Most automobile accident claims are paid by insurers, but as a general rule, the insurer is not named as a party to the action. There are laws that are intended to keep the jury from learning that insurance would pay for the damages in a case before it so that the jury will not be influenced by that fact. The Second District recently considered whether a woman could bring a direct action against a liability insurer that she alleged had gone back on an agreement to pay the policy limits in GEICO General Insurance Company v. Lepine.
This case arose from a fatal automobile accident. The deceased man’s wife pursued a claim against the other driver’s insurance. She alleged that a representative of the insurance company agreed to pay her the $100,000 policy limits in both a voicemail message and a conversation with her attorney. She further alleged that the insurance company later refused to pay. She filed suit against both the driver and his insurer. In her complaint, she stated causes of action of negligence and wrongful death against the driver. She also alleged a breach of contract claim against the insurer for its failure to pay the policy limits, as well as a breach of contract claim against the driver for the insurer’s failure to pay.
The insurer moved to dismiss the claim against it. It argued that the nonjoinder statute barred the direct action against it. The nonjoinder statute, section 627.4136, Florida Statutes, states that a person who is not insured under the liability policy cannot bring a direct action against the liability insurer for a cause of action that is covered by the policy without first obtaining a settlement or verdict against the insured. The insurer may be joined when the judgment is entered or a settlement is reached during the pendency of litigation. The nonjoinder statute is designed to prevent the availability of insurance from influencing the jury’s determination of damages.
The trial court denied the motion to dismiss, finding that the claim was essentially “a motion to enforce a settlement.” The insurer petitioned for certiorari review of that decision. The Second District compared the present case with the case cited by the trial court and found the facts similar. In Hazen v. Allstate Ins. Co., Inc., the trial court had dismissed the claim against the insurer, and the appeals court had upheld the decision. The court found that a presuit agreement between the insurer and the injured party did not meet the condition precedent requirements of settlement or verdict under the nonjoinder statute. Such an agreement is based on the insurance contract and is not an independent obligation.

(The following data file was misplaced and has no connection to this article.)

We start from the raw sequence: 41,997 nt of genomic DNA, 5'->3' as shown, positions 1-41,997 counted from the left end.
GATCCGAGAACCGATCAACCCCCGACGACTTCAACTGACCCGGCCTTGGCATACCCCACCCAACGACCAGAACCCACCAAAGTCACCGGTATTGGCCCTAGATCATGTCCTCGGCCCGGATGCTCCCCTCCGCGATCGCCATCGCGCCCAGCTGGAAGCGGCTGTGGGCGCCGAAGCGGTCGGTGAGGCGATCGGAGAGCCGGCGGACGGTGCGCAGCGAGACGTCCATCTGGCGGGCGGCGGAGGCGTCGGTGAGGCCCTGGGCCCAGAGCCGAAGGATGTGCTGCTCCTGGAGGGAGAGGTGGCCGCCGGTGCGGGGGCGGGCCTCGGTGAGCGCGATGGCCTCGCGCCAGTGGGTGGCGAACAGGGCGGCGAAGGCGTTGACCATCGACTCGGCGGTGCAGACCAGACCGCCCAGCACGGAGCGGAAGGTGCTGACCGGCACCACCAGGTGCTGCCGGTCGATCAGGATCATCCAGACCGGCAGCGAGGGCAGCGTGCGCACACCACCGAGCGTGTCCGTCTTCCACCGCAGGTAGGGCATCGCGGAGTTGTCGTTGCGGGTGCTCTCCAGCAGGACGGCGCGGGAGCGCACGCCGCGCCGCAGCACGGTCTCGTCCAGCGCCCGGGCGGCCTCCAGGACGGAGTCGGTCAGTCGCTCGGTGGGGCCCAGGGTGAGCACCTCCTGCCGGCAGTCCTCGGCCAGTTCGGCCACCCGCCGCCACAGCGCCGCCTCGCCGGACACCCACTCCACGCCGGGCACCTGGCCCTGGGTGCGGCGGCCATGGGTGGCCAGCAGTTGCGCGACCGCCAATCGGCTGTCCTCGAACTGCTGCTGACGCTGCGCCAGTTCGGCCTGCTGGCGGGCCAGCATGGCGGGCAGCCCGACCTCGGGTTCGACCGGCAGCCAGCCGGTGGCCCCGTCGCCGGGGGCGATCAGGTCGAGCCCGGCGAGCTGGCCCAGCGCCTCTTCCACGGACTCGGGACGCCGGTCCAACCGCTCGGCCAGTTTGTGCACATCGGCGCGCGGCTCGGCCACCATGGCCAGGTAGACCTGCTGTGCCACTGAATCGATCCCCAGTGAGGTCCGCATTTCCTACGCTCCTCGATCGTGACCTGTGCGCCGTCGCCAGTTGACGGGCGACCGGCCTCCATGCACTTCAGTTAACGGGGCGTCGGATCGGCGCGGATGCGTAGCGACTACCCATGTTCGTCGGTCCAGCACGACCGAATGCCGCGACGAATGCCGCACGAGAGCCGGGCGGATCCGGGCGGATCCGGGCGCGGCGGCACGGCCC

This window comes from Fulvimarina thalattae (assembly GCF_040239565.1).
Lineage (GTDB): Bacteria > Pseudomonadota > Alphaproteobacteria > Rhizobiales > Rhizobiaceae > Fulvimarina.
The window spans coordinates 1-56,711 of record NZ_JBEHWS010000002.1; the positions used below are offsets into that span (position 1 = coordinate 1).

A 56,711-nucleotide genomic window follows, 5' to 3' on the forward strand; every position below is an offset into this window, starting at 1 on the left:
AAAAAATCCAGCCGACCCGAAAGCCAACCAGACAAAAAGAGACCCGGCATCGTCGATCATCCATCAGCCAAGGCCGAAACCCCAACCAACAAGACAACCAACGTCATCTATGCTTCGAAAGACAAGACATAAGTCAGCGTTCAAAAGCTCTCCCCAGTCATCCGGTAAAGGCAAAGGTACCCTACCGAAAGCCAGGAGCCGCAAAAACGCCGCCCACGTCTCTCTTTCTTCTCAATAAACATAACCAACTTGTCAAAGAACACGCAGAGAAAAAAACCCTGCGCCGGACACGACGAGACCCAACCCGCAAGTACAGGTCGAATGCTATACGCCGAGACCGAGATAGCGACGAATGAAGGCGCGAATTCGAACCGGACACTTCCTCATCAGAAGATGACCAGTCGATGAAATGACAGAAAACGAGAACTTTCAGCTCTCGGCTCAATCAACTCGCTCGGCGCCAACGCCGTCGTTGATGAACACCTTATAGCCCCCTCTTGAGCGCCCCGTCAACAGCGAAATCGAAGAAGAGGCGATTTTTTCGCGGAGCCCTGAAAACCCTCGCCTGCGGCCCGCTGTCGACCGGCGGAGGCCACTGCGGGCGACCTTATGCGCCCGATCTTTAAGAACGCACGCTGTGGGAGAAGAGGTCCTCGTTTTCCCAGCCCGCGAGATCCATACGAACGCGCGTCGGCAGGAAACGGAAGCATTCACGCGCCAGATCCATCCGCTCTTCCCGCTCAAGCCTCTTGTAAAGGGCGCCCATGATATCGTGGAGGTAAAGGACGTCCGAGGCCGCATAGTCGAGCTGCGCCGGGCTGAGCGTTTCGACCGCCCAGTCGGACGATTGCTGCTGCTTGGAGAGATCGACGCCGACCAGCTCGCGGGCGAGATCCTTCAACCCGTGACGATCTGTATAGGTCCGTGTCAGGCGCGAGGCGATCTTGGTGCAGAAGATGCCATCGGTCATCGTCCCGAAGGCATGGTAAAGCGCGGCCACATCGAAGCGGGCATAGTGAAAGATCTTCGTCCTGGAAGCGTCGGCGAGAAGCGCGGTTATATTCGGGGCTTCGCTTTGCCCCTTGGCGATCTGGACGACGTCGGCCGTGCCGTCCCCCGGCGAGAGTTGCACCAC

The statute allows the insurer to be joined only at the time of verdict or settlement during litigation. The Second District found that allowing the claim against the insurer to proceed would allow the jury to know that insurance was available, potentially influencing the verdict in the way that the nonjoinder statute is intended to prevent. The trial court’s denial of the motion to dismiss “departed from the essential requirements of law,” and the Second District granted the petition for writ of certiorari.
Although an accident victim cannot generally bring a direct action against an insurer, the victim may still be able to recover in a claim against the at-fault party. Only the breach of contract claim against the insurer was dismissed by the Second District. The plaintiff’s negligence and wrongful death claims against the driver may still be viable.
If you have been hurt in a car accident, the South Florida automobile accident attorneys at Anidjar & Levine have the knowledge and experience to help you. Call us at (800) 747-3733, or submit an online contact form.
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